Six Foreign Remakes of American Films

By Matt Prigge
Add Comment Add Comment | Comments: 0 | Posted Sep. 14, 2010

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Stork Day (2004): When it’s not remaking books or TV shows or its own films, Hollywood reaches to other parts of the globe for inspiration, often with dire results. Every great now and then some foreigner sees fit to return the, ahem, favor. Such a great idea (and film) is Groundhog Day that it stoked the interest of Italian cineastes. Except that Italy has no Groundhog Day, meaning our to-be-reformed-malcontent winds up covering the decidedly less cuddly stork on the Spanish coast.

The Beat My Heart Skipped (2005): James Toback can do any crap he wants—and he basically has—and he’ll still be the director of Fingers (1978), one of the great (and most batshit) of stark ’70s character studies. Jacques Audiard’s simmering remake remains faithful in story if not remotely in the original’s singular schizophrenic tone.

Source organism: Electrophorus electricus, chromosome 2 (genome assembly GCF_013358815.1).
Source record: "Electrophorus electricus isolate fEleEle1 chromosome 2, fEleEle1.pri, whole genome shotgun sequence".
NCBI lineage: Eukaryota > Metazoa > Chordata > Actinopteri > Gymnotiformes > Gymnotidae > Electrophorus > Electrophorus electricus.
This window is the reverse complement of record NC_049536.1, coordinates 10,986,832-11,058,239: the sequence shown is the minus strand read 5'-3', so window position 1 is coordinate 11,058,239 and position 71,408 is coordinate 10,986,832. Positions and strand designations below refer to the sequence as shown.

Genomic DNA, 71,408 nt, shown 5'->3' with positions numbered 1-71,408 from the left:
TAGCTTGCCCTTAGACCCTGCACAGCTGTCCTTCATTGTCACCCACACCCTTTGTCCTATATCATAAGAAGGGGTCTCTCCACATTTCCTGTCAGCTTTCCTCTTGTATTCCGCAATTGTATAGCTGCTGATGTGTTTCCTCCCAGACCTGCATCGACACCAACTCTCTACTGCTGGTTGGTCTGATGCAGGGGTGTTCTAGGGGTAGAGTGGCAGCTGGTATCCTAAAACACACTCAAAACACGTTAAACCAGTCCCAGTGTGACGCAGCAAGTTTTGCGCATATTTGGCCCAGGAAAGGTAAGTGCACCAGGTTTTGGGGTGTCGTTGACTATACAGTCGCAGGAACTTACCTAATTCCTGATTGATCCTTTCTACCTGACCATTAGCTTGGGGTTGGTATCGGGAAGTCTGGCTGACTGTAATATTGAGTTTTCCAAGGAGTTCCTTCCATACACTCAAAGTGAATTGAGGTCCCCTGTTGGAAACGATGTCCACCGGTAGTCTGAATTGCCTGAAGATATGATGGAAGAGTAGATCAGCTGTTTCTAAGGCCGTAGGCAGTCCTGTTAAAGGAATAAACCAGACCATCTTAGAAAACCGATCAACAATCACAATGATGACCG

Fight Club: Members Only (2006): India is Hollywood’s No. 1 fan. Man on Fire and It’s a Mad Mad Mad Mad World have all been Bollywoodized, while there have been Hindi versions of Memento, Weekend at Bernie’s and Mrs. Doubtfire. This Bollywood product is less a remake of the David Fincher nihilism-fest than a spinoff, sharing merely the existence of dudes beating the shit out of eachother for fun and therapy.

12 (2007): Reginald Rose’s 12 Angry Men originated as a teleplay, but whatever: The 1957 film is what most people think of when they think of it, and it certainly informs Nikita Mikhalkov’s redo, which repurposes it so it examines modern day, Chechen War-hobbled Russia. Oh, and almost doubles the length.

Sideways (2009): Japan’s take on the wino mid-life sex comedy takes extreme license with the source: It relocates the setting from the Santa Ynez Valley to the Napa Valley.

A Woman, a Gun and a Noodle Shop (2009): How awesome is the Coen Brothers’ Blood Simple? Zhang Yimou (Red Sorghum, Hero, et al.) made an imperial-era comedy out of it. With martial arts.

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